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How difficult is it to rid a building of asbestos?

On Behalf of | Oct 17, 2019 | Mesothelioma/Asbestos-Related Illness

For many years, manufacturers used asbestos in all kinds of building and construction materials. The material’s natural strength and heat resistance made it useful for insulation, floor tiles, ceiling tiles and other products. But scientists have since learned more about how dangerous the material is.

People exposed to asbestos can breathe the fibers into their lungs or absorb the fibers through their skin. Those fibers can then cause diseases such as lung cancer and mesothelioma. As a result, homeowners and people who work in buildings laced with asbestos are right to be concerned when those buildings start to wear and fall apart. If building materials release asbestos into the air, they could put you, your family and your coworkers at risk.

Asbestos removal can take lots of time and money

Philadelphia’s asbestos problem recently made the news after a veteran teacher was diagnosed with mesothelioma. While no one knows for sure how and where the teacher was exposed to asbestos, asbestos exposure is the only risk with a definite link to mesothelioma. And testers have found asbestos in Philadelphia’s schools several times. In response, the teachers’ union has said it wants $100 million to clean up the city’s schools.

Why should it cost so much to remove the asbestos? The answer owes largely to the difficulties involved. As the EPA notes, asbestos remediation needs specially trained and certified professionals. And they need to take all sorts of safety steps, including:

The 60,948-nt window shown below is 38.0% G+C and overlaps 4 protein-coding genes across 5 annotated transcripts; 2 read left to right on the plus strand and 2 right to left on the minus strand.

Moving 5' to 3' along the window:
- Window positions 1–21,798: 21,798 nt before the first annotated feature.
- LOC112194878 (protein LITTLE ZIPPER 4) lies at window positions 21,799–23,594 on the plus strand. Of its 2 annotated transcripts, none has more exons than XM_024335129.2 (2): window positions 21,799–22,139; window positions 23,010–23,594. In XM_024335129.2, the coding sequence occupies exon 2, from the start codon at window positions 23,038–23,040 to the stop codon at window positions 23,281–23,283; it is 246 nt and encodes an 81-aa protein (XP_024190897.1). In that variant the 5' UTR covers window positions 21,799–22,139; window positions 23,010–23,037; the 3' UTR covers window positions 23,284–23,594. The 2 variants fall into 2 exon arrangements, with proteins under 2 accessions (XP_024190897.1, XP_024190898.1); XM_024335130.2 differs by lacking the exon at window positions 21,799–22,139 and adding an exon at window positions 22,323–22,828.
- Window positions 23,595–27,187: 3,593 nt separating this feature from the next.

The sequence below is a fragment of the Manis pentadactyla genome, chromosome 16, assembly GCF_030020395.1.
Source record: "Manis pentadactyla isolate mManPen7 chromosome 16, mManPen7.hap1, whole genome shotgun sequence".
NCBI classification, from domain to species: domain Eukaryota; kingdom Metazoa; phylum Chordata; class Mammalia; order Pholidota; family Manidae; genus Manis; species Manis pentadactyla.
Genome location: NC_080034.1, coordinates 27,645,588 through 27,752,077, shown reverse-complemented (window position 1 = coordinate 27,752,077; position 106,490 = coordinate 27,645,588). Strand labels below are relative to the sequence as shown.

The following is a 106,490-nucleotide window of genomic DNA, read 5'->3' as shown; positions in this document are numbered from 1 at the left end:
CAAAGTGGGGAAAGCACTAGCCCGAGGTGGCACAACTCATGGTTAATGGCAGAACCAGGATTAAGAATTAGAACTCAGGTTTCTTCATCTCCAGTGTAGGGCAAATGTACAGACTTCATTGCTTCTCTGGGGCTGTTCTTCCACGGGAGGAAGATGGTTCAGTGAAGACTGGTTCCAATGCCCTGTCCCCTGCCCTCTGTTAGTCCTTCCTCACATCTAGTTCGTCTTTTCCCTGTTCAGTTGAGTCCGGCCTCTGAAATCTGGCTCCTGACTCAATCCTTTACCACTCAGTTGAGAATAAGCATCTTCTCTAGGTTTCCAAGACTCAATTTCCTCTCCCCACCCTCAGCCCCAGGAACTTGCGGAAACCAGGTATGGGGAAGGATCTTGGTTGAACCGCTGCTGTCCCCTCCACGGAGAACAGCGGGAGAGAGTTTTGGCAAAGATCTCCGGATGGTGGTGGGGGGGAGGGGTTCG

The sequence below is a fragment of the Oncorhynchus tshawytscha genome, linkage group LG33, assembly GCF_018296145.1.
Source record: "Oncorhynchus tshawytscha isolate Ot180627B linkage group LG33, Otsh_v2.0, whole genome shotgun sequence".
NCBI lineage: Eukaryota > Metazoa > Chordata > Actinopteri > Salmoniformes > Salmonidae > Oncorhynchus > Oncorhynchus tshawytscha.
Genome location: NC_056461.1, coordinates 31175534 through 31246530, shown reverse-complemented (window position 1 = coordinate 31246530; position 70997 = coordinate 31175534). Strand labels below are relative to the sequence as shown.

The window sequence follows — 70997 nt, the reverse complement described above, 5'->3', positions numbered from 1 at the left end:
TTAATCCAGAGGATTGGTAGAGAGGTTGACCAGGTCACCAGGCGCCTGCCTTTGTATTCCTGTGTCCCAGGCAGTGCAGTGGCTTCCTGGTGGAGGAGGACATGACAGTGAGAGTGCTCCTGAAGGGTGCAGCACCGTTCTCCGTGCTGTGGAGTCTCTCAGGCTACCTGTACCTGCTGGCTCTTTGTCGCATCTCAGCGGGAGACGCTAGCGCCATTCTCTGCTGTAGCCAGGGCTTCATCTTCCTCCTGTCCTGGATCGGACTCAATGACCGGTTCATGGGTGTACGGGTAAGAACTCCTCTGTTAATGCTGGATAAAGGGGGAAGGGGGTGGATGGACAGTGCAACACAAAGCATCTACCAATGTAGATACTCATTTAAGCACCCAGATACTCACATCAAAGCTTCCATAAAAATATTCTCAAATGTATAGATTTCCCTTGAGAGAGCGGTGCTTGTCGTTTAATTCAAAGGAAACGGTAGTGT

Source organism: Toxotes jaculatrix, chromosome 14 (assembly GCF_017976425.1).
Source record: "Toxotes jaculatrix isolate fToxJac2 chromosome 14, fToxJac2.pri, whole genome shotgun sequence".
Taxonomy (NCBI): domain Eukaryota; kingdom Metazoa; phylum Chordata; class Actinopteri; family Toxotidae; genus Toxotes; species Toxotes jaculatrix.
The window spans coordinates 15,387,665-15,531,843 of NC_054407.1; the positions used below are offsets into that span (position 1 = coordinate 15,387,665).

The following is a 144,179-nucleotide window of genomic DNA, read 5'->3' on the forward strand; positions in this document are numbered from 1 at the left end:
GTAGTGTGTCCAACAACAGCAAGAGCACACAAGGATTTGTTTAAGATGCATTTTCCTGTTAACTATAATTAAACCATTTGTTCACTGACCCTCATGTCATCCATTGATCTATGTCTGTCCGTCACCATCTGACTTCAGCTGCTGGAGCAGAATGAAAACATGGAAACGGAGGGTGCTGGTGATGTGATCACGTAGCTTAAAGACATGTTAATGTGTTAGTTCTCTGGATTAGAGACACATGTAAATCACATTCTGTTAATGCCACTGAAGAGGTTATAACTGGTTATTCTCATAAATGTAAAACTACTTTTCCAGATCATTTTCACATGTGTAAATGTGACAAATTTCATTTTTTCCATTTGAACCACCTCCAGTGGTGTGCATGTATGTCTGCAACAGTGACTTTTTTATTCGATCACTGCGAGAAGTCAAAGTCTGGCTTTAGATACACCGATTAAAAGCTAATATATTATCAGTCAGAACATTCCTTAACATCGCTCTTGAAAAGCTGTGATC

• Test materials for asbestos. Inspectors will check old materials for asbestos and tell the owners what steps they need to take.
  • Wear protective equipment. Asbestos fibers can get stuck in cloth, so workers need to wear synthetic materials that won’t absorb the fibers. They should also need respirators to avoid breathing the fibers. The EPA cautions that disposable dust masks don’t offer enough protection.
  • Isolate the contaminated space. To limit the spread of asbestos fibers, workers need to seal the contaminated space, keeping it free of all people, animals and plants. They seal the area with tape and temporary barriers to prevent the air from carrying fibers in and out.
  • Wet clean the area. Workers must clean with wet cloths and mops to avoid dry dusting fibers back into the air. Similarly, they must use special HEPA vacuums to filter out the fibers. Normal vacuums simply release the fibers back into the air.
  • Safely clean and dispose of all trash. Asbestos materials cannot be thrown into the trash like other materials. Doing so would simply release the fibers back into the environment and put people at risk. Instead, workers must seal all debris in sturdy, tight plastic containers. They also need to be careful about cleaning their suits. If they bring contaminated clothing home, they could put family members at risk.
  • Test for asbestos after the removal. After the work is done, inspectors must test the area for asbestos once again.

Of course, these steps are all added to the standard costs of any repairs and replacement materials. They add to the time and money needed for the repairs, but they may also spare people from future cancer.

Asbestos removal is a serious job

If you’re worried about asbestos in your home, you likely don’t want to perform the removal yourself. While federal law doesn’t require you to get accredited testing and removal for your single-family home, some states and localities may have their own asbestos laws. More importantly, the money you may save is rarely worth the risk of exposing yourself or your family to a known carcinogen. It may be difficult to remove the material safely, but the effort can pay dividends over the rest of your life.

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